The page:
Years ago, when i read Campbell’s China study, i confirmed the evidence that supported a causal relationship between milk and osteoporosis. Because milk is acidic, the body gets calcium from the bones in order to restore the PH balance. Over time, this process leaches bone calcium. In Asia where dairy is not a staple food, human bones are usually stronger than in the West. So it may be wise to get one’s calcium directly from Greens and nuts. And for those who eat cheese, to have quality A2 cheese in moderation with wine and lots of greens so that there is no bone shrinkage
What about A2 ruminants
As shown in the Exhibits below, A2 milk does not produce the deleterious effects of A1 milk. The best appear to be the smaller mammals like goat and sheep, full fat. They are also rich in a rare vitamin, K2 that helps to distribute calcium in tissues.
“Consumption of milk containing A1 β-casein was associated with increased gastrointestinal inflammation, worsening of PD3 symptoms, delayed transit, and decreased cognitive processing speed and accuracy. Because elimination of A1 β-casein attenuated these effects, some symptoms of lactose intolerance may stem from inflammation it triggers, and can be avoided by consuming milk containing only the A2 type of beta casein. (Source)
Trying alternatives is also a healthy option, like almond milk, (homemade), coconut and rice milk, and even soy milk, though non pasteurized, home made, raw.
Today, among the health-conscious consumers, A 2 milk products are starting to take the stores by storm. (Source)
The totality of the evidence does show that those who consume β-casein A2 variant have a lower incidence of cardiovascular disease, cancer, type-1 diabetes and other inflammatory disorders.
The A1/A2 hypothesis is both intriguing and potentially very important for public health if it continues to be proven correct. It should be taken seriously as we wait for more decisive evidence from human RCT clinical trials.
Pending the final determination of this question, Reason commands that it is best to apply the precautionary principle. Which means to avoid A 1 milk product in favor of A 2 milk. Unless the consumer has a serious chronic inflammatory condition like cancer, auto-immunity, autism, inflammatory bowel syndrome, fibroid or endometriosis, in which case it may be wise to abstain from all dairy, at least until the chronic illness is fully resolved.
Pr Joubert (HM Institute director)
Text under construction
Adv Nutr. 2017 Sep 15;8(5):739-748. doi: 10.3945/an.116.013953. Print 2017 Sep.
Systematic Review of the Gastrointestinal Effects of A1 Compared with A2 β-Casein.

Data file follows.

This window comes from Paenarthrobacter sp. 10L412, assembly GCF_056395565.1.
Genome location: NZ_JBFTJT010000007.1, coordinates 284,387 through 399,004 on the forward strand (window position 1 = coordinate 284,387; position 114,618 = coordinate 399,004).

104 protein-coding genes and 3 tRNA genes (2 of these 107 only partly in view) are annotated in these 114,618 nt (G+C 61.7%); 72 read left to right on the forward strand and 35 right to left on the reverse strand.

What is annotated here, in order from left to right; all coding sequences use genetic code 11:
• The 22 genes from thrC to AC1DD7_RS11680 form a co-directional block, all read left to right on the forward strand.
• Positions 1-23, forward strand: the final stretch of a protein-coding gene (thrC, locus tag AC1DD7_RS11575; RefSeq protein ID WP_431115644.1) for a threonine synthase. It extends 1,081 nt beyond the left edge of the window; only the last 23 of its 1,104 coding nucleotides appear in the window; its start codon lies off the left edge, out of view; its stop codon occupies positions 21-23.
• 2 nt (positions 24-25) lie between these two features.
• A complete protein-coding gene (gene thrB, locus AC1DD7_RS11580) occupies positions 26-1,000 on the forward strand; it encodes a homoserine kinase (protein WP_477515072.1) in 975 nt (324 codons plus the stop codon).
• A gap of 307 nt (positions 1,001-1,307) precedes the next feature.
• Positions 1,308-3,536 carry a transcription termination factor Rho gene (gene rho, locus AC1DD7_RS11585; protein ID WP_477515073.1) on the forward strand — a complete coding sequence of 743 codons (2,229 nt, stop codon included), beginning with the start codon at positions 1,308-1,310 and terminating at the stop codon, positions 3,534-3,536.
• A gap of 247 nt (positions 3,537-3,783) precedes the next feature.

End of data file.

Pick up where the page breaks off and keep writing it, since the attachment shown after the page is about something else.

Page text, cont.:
This is the first systematic review, to our knowledge, of published studies investigating the gastrointestinal effects of A1-type bovine β-casein (A1) compared with A2-type bovine β-casein (A2). The review is relevant to nutrition practice given the increasing availability and promotion in a range of countries of dairy products free of A1 for both infant and adult nutrition. In vitro and in vivo studies (all species) were included. In vivo studies were limited to oral consumption. Inclusion criteria encompassed all English-language primary research studies, but not reviews, involving milk, fresh-milk products, β-casein, and β-casomorphins published through 12 April 2017. Studies involving cheese and fermented milk products were excluded. Only studies with a specific gastrointestinal focus were included. However, inclusion was not delimited by specific gastrointestinal outcome nor by a specific mechanism. Inclusion criteria were satisfied by 39 studies. In vivo consumption of A1 relative to A2 delays intestinal transit in rodents via an opioid-mediated mechanism. Rodent models also link consumption of A1 to the initiation of inflammatory response markers plus enhanced Toll-like receptor expression relative to both A2 and nonmilk controls. Although most rodent responses are confirmed as opioid-mediated, there is evidence that dipeptidyl peptidase 4 stimulation in the jejunum of rodents is via a nonopioid mechanism. In humans, there is evidence from a limited number of studies that A1 consumption is also associated with delayed intestinal transit (1 clinical study) and looser stool consistency (2 clinical studies). In addition, digestive discomfort is correlated with inflammatory markers in humans for A1 but not A2. Further research is required in humans to investigate the digestive function effects of A1 relative to A2 in different populations and dietary settings.